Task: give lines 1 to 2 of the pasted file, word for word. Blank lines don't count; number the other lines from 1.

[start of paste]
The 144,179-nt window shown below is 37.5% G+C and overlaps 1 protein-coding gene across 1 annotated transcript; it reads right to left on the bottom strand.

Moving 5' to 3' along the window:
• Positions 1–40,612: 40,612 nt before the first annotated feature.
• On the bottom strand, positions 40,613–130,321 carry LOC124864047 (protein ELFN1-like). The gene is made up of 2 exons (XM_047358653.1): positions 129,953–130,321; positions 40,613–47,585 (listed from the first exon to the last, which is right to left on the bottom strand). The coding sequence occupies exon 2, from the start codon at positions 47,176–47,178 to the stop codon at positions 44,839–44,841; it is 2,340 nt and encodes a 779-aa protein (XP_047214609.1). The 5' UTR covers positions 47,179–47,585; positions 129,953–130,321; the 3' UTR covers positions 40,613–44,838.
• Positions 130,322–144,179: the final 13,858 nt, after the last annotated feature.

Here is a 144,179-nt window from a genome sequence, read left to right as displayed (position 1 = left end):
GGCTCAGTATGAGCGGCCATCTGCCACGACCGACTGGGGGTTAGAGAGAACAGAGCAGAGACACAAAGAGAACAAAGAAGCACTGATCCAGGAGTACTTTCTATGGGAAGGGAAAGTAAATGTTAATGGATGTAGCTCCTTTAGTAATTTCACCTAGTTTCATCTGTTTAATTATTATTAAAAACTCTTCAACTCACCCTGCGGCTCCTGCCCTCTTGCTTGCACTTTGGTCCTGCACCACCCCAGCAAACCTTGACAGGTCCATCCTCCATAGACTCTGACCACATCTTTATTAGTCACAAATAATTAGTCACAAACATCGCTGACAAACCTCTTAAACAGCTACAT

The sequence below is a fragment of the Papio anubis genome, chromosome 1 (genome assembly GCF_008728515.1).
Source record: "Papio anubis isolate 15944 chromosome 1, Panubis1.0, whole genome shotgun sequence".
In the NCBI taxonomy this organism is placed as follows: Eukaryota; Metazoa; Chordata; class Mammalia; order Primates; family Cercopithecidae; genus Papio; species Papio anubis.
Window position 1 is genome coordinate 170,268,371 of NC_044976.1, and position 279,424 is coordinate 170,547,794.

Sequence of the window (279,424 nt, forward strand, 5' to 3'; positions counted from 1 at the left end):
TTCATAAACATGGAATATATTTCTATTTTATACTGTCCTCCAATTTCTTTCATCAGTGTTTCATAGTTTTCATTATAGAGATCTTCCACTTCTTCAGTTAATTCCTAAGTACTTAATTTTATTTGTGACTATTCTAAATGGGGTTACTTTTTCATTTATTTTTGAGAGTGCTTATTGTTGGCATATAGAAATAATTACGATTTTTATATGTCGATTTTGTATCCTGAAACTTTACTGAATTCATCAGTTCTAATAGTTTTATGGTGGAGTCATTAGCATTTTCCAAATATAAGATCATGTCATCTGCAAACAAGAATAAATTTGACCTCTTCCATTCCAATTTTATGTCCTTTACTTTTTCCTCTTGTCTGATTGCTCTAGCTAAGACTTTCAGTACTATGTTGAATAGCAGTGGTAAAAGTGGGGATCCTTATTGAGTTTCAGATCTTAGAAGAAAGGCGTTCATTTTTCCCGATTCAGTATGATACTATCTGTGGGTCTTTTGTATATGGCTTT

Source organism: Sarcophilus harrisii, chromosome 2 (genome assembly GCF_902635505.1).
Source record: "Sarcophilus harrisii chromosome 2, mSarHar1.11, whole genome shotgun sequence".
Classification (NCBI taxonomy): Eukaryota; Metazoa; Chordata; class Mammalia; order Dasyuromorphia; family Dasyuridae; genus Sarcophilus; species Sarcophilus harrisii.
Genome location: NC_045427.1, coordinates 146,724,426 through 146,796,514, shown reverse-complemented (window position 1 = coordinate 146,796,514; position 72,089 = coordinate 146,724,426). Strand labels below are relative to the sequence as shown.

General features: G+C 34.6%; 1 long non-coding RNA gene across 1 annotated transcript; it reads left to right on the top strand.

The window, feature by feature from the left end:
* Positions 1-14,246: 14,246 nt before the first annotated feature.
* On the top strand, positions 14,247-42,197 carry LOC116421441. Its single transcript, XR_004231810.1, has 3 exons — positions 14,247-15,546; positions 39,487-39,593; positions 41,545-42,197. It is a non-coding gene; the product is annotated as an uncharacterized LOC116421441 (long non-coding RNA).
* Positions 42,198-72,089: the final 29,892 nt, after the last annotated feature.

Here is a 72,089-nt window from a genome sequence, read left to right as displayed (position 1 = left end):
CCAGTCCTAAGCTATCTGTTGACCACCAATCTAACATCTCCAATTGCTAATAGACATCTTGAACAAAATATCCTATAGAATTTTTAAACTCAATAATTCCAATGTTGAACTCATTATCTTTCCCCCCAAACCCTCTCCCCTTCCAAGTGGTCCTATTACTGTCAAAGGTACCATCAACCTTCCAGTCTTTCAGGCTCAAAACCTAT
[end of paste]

The 144,179-nt window shown below is 37.5% G+C and overlaps 1 protein-coding gene across 1 annotated transcript; it reads right to left on the bottom strand.

Moving 5' to 3' along the window: